American seniors with an in-force life insurance policy have, for a century now, had the option to sell it on the secondary market. Whether they need a lump sum, no longer wish to pay insurance premiums or just as part of financial and retirement planning, US seniors can look to the capital markets for an alternative option. There, its considered property, with roots dating back to 1911 and the Grigsby vs Russell supreme court decision.
Seniors in most other developed economies don’t have that option, but it’s not as if other countries haven’t tried. In Canada, the topic of ‘life settlements’ comes up every so often. Most recently, in 2021, lawmakers in Ontario tried to get Bill 219 through, which would have provided a regulated secondary market for life insurance in Canada’s most populous province, but it failed to get through. It’s the latest setback for those who desire to see such a market in the country; Nova Scotia and New Brunswick, which permitted the market previously, banned it three years ago, in March 2020, leaving only Quebec and Saskatchewan as the two remaining jurisdictions that offer this flexibility.
The lack of a decision is frustrating to investors for many reasons, but one nuance of the Canadian life insurance market would be very appealing to potential investors.
“In Canada, insurance companies can’t increase the Cost of Insurance component of a life insurance policy,” said Daniel Kahan, CEO of Viaticus Canada in Toronto. “There’s been lots of litigation around this in the US with regards to some UL COI policies. We have level premium Term to 100 policy in Canada, guaranteed for life, and in some case pays out at age 100 instead of going paid-up. That’s something hugely attractive for a potential investor.”
It’s not only investors that would benefit from a regulated market in Canada. The life settlement market in the US consistently promotes what it considers to be the main benefit to consumers of their entire market – that policyowners receive more money from an investor than they would if they simply surrender their policy back to the insurance company (or let it lapse). Many more Canadians would enjoy a similar benefit if there was a country-wide market.
Activity in Ontario gets the most attention, because of its size and influence in politics and economics. However, Section 115 of the province’s Insurance Act states:
“Any person, other than an insurer or its duly authorized agent, who advertises or holds himself, herself or itself out as a purchaser of life insurance policies or of benefits thereunder, or who trafficks or trades in life insurance policies for the purpose of procuring the sale, surrender, transfer, assignment, pledge or hypothecation thereof to himself, herself or itself or any other person, is guilty of an offence.”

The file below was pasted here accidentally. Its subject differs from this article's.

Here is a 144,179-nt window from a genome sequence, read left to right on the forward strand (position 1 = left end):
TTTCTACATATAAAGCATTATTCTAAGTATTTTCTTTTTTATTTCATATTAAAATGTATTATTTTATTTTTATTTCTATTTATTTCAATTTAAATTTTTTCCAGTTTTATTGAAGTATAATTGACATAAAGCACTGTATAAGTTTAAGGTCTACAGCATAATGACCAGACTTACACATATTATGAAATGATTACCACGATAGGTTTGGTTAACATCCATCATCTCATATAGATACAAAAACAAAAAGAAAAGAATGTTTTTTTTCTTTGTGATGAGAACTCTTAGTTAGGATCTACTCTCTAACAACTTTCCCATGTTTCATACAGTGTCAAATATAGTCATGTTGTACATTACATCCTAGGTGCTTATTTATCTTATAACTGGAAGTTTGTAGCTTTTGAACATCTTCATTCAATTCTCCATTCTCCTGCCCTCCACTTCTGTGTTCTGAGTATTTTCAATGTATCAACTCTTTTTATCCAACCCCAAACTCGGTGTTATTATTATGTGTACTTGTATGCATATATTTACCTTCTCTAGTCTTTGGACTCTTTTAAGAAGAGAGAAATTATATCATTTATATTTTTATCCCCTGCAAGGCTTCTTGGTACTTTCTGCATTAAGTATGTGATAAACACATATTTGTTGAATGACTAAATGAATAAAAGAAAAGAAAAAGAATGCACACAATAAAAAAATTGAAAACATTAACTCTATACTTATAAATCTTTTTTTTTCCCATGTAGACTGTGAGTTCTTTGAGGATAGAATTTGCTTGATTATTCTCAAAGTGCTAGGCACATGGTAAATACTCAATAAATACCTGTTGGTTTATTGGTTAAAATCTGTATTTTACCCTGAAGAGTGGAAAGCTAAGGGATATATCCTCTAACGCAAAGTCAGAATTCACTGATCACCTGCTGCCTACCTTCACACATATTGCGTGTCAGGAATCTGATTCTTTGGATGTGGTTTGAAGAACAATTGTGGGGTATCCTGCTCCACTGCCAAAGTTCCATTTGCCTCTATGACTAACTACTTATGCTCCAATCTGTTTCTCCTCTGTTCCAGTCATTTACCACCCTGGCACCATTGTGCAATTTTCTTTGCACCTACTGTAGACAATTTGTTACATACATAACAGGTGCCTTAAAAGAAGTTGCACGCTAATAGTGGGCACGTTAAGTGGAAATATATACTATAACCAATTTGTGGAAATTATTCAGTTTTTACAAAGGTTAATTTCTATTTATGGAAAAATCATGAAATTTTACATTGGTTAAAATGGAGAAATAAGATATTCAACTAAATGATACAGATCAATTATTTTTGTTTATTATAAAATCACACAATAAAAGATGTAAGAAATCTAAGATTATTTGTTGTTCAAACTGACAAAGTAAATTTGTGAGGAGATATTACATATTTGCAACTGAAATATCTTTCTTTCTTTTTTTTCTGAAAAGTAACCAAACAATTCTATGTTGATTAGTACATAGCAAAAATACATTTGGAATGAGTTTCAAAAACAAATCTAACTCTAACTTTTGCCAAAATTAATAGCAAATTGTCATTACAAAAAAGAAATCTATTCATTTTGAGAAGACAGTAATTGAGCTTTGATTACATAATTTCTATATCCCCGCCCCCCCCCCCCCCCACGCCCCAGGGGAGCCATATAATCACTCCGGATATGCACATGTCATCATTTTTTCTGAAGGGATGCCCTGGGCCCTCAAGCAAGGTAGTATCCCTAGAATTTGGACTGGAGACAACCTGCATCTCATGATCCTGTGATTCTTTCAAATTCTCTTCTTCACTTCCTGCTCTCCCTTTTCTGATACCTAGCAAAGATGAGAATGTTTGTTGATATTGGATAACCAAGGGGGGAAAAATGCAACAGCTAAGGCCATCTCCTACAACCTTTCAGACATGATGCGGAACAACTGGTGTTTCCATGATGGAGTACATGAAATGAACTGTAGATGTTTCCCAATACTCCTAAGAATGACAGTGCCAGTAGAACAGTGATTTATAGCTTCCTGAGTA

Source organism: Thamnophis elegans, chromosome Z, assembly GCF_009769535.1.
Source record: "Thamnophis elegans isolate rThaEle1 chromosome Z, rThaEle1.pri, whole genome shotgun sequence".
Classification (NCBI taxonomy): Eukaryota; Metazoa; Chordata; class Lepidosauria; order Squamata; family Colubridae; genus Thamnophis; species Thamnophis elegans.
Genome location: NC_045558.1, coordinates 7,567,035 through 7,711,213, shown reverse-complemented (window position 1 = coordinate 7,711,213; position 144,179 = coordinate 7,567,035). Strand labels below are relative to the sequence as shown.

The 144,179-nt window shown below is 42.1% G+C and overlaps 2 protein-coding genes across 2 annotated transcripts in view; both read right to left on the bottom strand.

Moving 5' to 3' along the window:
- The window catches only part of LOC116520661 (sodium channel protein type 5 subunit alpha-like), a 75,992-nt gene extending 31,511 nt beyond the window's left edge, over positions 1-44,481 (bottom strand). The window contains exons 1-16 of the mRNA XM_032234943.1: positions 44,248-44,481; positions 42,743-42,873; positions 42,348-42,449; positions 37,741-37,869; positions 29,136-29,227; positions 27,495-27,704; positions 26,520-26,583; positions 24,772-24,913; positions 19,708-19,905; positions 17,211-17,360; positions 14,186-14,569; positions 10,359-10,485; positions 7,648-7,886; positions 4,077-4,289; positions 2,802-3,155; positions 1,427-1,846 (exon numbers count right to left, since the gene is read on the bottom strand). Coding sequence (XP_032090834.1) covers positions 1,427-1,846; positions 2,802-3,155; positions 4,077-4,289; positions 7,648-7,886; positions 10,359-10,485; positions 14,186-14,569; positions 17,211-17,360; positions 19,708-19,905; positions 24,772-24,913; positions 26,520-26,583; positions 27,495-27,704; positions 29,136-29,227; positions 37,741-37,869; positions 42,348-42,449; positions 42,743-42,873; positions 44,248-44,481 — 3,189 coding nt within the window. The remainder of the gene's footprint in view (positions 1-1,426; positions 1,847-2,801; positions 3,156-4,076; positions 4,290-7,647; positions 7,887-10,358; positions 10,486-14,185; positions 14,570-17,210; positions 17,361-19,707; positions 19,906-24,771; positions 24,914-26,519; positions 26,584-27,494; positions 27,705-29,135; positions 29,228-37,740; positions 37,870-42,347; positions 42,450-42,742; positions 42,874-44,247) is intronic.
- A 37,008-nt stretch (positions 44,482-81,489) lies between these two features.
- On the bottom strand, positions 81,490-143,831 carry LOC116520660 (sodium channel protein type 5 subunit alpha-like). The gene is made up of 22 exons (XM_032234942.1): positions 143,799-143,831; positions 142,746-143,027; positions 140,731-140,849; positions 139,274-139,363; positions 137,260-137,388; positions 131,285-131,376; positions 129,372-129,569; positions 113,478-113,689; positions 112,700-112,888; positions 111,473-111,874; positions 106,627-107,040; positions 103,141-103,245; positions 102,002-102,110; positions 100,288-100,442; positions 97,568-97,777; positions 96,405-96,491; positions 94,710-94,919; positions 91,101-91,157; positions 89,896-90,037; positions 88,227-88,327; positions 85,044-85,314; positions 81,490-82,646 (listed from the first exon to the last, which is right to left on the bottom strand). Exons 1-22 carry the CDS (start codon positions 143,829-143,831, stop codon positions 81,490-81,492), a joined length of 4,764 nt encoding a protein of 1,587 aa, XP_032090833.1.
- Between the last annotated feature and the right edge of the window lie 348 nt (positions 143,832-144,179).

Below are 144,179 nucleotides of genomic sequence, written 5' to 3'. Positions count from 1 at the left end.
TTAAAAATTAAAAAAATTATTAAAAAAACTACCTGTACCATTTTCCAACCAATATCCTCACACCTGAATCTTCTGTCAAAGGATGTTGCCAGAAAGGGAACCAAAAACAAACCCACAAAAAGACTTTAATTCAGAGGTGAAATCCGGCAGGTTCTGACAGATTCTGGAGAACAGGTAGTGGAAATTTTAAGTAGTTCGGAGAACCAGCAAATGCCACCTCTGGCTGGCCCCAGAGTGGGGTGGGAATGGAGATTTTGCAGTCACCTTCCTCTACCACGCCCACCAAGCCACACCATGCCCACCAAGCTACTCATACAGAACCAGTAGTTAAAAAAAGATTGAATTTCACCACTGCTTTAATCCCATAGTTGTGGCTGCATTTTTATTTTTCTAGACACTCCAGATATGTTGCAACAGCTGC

That doesn’t leave many options for Ontario residents to access liquidity in their later years if they so need. One option open to them, similar to many other countries, is the equity release / reverse mortgage market. Kahan echoes the frustrations of many that this option only exists for home owners, and whilst it has similarities to the US life settlement market – in that an external party is involved in the space – renters don’t have this option.
“Nobody has ever questioned the right of Ontario seniors to downsize and sell their homes to whomever gives them the best price – or, if they are asset rich but income or cash poor, to stay in their homes and take out a reverse mortgage. But when it comes to disposing of their permanent life policies, they can only ‘sell’ their life policy back to their own life insurer for its cash surrender value or borrow against its CSV from a bank,” he said.
When will new legislation come across lawmaker’s desks to support a secondary life insurance market in Canada and most importantly, when will it pass? For proponents of the industry in Canada, these are the questions of the time.
“It’s just very unknown right now,” said Kahan. “What needs to happen is that we need a dynamic industry lobby group and a way to promote this to Canadian consumers so that both sides are pushing lawmakers to permit this market. There’s no reason that Canada shouldn’t have a market similar to the US – we just need to continue to educate politicians and consumers about the benefits of a secondary life insurance market, not only to consumers but also to the life insurers and their agents as demonstrated by the Wharton Study.”